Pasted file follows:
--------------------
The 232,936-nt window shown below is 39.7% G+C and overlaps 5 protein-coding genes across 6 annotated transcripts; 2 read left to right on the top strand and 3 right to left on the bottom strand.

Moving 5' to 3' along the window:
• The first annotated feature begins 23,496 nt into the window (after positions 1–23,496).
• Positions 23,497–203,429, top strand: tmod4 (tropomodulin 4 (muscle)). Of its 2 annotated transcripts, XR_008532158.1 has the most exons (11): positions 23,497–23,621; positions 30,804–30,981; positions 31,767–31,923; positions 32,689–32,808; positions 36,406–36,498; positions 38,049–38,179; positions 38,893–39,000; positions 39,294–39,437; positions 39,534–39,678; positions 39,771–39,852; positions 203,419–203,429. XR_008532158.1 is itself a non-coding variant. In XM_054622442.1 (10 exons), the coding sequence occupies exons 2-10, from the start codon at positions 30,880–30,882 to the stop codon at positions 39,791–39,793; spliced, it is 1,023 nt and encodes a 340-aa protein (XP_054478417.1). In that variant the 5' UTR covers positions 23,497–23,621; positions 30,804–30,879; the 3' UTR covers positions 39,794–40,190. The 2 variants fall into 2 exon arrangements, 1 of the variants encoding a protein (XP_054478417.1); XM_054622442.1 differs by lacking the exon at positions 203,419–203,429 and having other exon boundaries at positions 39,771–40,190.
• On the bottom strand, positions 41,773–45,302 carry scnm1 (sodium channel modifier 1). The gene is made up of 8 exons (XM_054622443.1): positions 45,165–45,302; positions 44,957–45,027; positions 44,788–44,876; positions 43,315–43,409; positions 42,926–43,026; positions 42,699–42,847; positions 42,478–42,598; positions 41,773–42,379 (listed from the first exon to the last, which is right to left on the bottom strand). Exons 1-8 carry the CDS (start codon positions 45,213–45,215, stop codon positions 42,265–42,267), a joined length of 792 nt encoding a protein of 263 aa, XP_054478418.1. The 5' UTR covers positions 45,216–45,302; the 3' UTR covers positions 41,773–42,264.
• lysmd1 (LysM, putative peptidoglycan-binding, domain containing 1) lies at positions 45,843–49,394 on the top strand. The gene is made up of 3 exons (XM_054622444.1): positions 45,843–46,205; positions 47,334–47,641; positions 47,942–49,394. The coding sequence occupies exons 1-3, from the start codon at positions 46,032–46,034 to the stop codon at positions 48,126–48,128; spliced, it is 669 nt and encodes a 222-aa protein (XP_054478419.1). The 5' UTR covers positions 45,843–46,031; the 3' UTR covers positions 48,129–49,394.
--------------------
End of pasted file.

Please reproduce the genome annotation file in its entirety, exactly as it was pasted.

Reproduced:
The 232,936-nt window shown below is 39.7% G+C and overlaps 5 protein-coding genes across 6 annotated transcripts; 2 read left to right on the top strand and 3 right to left on the bottom strand.

Moving 5' to 3' along the window:
• The first annotated feature begins 23,496 nt into the window (after positions 1–23,496).
• Positions 23,497–203,429, top strand: tmod4 (tropomodulin 4 (muscle)). Of its 2 annotated transcripts, XR_008532158.1 has the most exons (11): positions 23,497–23,621; positions 30,804–30,981; positions 31,767–31,923; positions 32,689–32,808; positions 36,406–36,498; positions 38,049–38,179; positions 38,893–39,000; positions 39,294–39,437; positions 39,534–39,678; positions 39,771–39,852; positions 203,419–203,429. XR_008532158.1 is itself a non-coding variant. In XM_054622442.1 (10 exons), the coding sequence occupies exons 2-10, from the start codon at positions 30,880–30,882 to the stop codon at positions 39,791–39,793; spliced, it is 1,023 nt and encodes a 340-aa protein (XP_054478417.1). In that variant the 5' UTR covers positions 23,497–23,621; positions 30,804–30,879; the 3' UTR covers positions 39,794–40,190. The 2 variants fall into 2 exon arrangements, 1 of the variants encoding a protein (XP_054478417.1); XM_054622442.1 differs by lacking the exon at positions 203,419–203,429 and having other exon boundaries at positions 39,771–40,190.
• On the bottom strand, positions 41,773–45,302 carry scnm1 (sodium channel modifier 1). The gene is made up of 8 exons (XM_054622443.1): positions 45,165–45,302; positions 44,957–45,027; positions 44,788–44,876; positions 43,315–43,409; positions 42,926–43,026; positions 42,699–42,847; positions 42,478–42,598; positions 41,773–42,379 (listed from the first exon to the last, which is right to left on the bottom strand). Exons 1-8 carry the CDS (start codon positions 45,213–45,215, stop codon positions 42,265–42,267), a joined length of 792 nt encoding a protein of 263 aa, XP_054478418.1. The 5' UTR covers positions 45,216–45,302; the 3' UTR covers positions 41,773–42,264.
• lysmd1 (LysM, putative peptidoglycan-binding, domain containing 1) lies at positions 45,843–49,394 on the top strand. The gene is made up of 3 exons (XM_054622444.1): positions 45,843–46,205; positions 47,334–47,641; positions 47,942–49,394. The coding sequence occupies exons 1-3, from the start codon at positions 46,032–46,034 to the stop codon at positions 48,126–48,128; spliced, it is 669 nt and encodes a 222-aa protein (XP_054478419.1). The 5' UTR covers positions 45,843–46,031; the 3' UTR covers positions 48,129–49,394.